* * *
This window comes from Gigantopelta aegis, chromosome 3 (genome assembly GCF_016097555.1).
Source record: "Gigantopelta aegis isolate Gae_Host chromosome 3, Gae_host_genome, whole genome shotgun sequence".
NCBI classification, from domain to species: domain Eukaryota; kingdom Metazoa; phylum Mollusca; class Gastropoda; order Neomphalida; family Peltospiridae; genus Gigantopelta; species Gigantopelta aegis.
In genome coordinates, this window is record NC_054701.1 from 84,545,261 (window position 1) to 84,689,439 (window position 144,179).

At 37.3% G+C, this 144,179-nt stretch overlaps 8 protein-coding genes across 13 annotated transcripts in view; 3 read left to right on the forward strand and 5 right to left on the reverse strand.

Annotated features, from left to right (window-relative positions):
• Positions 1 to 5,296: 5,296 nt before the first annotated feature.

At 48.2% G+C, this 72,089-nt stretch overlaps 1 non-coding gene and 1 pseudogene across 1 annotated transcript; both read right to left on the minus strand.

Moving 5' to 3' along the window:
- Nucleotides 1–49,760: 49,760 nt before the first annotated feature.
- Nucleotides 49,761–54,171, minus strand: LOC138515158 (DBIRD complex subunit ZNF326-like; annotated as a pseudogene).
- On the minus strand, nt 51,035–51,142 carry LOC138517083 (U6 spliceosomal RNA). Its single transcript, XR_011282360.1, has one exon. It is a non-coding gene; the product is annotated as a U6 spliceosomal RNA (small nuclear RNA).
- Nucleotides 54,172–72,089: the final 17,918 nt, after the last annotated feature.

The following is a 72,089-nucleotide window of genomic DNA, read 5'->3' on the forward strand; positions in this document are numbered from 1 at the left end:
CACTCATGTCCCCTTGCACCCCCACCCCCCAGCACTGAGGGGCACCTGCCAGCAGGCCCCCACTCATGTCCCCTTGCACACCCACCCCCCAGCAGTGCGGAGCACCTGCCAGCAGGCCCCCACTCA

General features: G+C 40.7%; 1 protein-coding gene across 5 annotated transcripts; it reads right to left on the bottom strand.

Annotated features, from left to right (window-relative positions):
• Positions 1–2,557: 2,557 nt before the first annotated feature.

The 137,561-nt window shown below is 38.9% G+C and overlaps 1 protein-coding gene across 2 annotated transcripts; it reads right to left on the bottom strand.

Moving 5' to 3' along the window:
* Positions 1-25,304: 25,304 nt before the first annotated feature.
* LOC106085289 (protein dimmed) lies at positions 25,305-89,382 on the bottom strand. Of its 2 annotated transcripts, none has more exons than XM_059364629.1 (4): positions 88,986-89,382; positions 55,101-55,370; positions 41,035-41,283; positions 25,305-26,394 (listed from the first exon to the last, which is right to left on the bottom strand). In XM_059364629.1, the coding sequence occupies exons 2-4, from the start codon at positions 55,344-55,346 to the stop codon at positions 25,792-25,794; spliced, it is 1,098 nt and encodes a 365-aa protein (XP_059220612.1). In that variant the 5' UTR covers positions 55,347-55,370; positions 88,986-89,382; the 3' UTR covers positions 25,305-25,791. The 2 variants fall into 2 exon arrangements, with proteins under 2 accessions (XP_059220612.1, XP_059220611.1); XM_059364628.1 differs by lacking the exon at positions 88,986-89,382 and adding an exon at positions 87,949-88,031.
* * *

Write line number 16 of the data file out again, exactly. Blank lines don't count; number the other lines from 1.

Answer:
General features: G+C 40.7%; 1 protein-coding gene across 5 annotated transcripts; it reads right to left on the bottom strand.